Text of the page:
“The Language of Languages”: International Translation Day 2013

English: British Library, London WC1 Looking a...

English: British Library, London WC1 Looking across the piazza towards the entrance to the British Library. (Photo credit: Wikipedia)

This year’s International Translation Day Conference was held last week at the British Library. Again, the day was bursting with inspiration and encouragement. We got the chance to talk, to share experiences and ideas and to wonder where the world of literary translation might be heading next. The very first session was entitled “What Now?” and included a presentation from Alexandra Büchler of Literature Across Frontiers on the state of international literature and translation in the UK, which showed the positives, but also work that still needs doing. Children’s literature and poetry in translation being particularly under represented.

Kirsty Dunseath of Orion talked about the fact that there is room for everybody in the publishing industry and the benefit of a range of approaches. Independent presses can be more fleet of foot than corporates, who have to operate as a business and take hard-headed decisions, but there’s no need to see things as “them and us”. I was also cheering her on as she defended crime, science-fiction and other “genre fiction” from the charge of having lesser literary value. That attitude is “almost offensive”, she said, as it implies that the people who read them have lesser tastes.

Jamie-Lee Searle described new publishing models offered by online publishers such as Frisch & Co as an opportunity to work together and tackle things in new ways.

Simon Mellor of the Arts Council talked about the need to treat translators as artists, and the need for a coherent international arts strategy with exchange at the heart of it.

There was talk of the need to create reader demand through informal literary events and broadcast media coverage, a proposal for greater funding for sample translations – three cheers for that! – and so on.

Suitably buoyed, we headed out to the seminar rooms. I went to hear Daniel Hahn and Claire Armitstead discuss the reviewing of translations and will try to write that, and the afternoon seminar, up separately.

Ngugi wa Thiong'o reading at International Translation Day 2013

photo by George Torode for English PEN (CC BY-NC-SA 2.0)

Before lunch we returned to the main auditorium to hear Ngũgĩ wa Thiong’o in conversation with Amanda Hopkinson. Despite his eminence, I am ashamed to admit to not having previously heard of him. He was an inspiring and very entertaining speaker, especially when reading from his own work on learning English as a colonial language. He described translation as “the language of languages” and talked about its importance in his life and work, and its global impact. Monolingualism, he said, is “totally against the idea of globality” while translation is conversation and assumes equality.

In the afternoon, there were more seminars, followed by the now-traditional (i.e. it’s happened more than once) entertaining final session. Under the title of “Making Translation Sing”, composer Helen Chadwick and some of the singers from her group performed some of her work from Dalston Songs and a new work in progress which features interviews with war correspondents. Dalston Songs is based on interviews with Helen’s neighbours in east London a few years ago now (she said it couldn’t have been made now as those people have been moved on and the area’s got trendy) and snippets overheard in cafés, on buses etc.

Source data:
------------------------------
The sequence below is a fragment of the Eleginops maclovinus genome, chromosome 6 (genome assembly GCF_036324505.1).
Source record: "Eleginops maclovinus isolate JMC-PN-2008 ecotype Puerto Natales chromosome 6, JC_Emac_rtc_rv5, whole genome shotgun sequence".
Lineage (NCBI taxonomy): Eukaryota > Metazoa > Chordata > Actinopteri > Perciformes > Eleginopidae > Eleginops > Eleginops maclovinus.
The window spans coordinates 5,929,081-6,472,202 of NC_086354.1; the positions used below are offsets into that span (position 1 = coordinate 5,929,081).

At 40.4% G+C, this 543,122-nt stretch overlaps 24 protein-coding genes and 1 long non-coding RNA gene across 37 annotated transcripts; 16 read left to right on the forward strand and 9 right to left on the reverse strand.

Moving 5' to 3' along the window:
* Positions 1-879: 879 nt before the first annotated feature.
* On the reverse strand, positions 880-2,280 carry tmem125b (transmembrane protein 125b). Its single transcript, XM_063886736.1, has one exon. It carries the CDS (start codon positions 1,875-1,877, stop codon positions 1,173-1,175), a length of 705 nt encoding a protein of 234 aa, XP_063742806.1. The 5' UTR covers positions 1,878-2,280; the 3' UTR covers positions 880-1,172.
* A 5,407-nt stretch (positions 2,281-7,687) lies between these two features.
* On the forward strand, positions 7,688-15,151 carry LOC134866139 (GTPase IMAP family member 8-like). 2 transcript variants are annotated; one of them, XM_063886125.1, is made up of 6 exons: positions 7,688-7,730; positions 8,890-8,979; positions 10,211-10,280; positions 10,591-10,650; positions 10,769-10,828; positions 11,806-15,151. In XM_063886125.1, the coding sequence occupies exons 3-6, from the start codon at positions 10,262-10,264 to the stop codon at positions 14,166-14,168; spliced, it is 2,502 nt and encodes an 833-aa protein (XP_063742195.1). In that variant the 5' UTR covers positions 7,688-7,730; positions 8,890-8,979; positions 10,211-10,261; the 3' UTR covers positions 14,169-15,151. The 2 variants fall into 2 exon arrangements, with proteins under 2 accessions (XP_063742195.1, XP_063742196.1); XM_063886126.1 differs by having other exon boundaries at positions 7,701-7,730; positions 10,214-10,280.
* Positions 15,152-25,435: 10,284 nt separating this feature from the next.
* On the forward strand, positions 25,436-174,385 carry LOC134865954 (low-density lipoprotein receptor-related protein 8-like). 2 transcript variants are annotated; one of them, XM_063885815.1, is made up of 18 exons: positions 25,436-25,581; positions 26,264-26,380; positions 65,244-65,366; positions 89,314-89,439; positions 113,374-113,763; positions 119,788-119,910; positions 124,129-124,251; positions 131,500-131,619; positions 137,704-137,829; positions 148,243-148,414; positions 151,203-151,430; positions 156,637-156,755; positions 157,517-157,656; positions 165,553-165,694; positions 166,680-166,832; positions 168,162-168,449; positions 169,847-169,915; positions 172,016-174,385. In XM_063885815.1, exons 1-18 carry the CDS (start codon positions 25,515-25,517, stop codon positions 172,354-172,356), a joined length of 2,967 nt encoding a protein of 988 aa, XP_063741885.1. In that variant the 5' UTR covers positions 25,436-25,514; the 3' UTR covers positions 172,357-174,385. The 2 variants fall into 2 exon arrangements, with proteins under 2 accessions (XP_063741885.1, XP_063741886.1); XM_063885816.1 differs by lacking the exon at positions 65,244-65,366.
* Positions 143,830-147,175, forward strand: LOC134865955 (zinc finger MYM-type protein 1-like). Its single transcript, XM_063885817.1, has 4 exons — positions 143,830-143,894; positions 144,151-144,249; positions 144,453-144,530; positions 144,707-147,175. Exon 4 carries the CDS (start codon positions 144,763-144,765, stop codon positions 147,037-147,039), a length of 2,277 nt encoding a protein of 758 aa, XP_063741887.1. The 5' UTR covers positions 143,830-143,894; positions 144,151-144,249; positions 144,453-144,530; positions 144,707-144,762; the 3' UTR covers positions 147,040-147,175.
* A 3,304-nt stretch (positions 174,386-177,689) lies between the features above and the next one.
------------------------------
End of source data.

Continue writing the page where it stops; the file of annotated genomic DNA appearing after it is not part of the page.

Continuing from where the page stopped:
International Translation Day 2013, Helen Chadwick and singers

Helen Chadwick (in the blue) and singers.
Photo by George Torode for English PEN (CC BY-NC-SA 2.0)

Some of the subject matter is very dark but there is humour running through it too. It was performed unaccompanied, enabling us to really hear the words, with wonderful rhythms and harmonies interweaving to make complex and multi-layered songs that perfectly reflected the recorded interviews she played us. It was a real snapshot of a time and place that translated words into music. Helen described the way she used the words that spoke to her, jumped out at her, from an interview or  a poem. Sometimes she uses translations in her work, and finds that some can be set to music while others can’t. Sometimes other cultures offer emotions that are riper for musical setting than English and translators help her discover them.

It was a wonderful way to round off the day, and offered us a new angle on what it is that we do, day in, day out.

So thanks again to the organisers for a great conference. Incidentally, if you were there, check out English PEN’s photostream of the event on Flickr and you might catch sight of yourself.

I can’t wait for next year!

About forwardtranslations

I'm a freelance literary translator from German and French to English. The title of my blog comes from Mary Schmich's description of reading: it struck home with me, and seems especially apt for translated fiction. Here are some of my musings on what I'm reading, re-reading, reading to my children, and translating.
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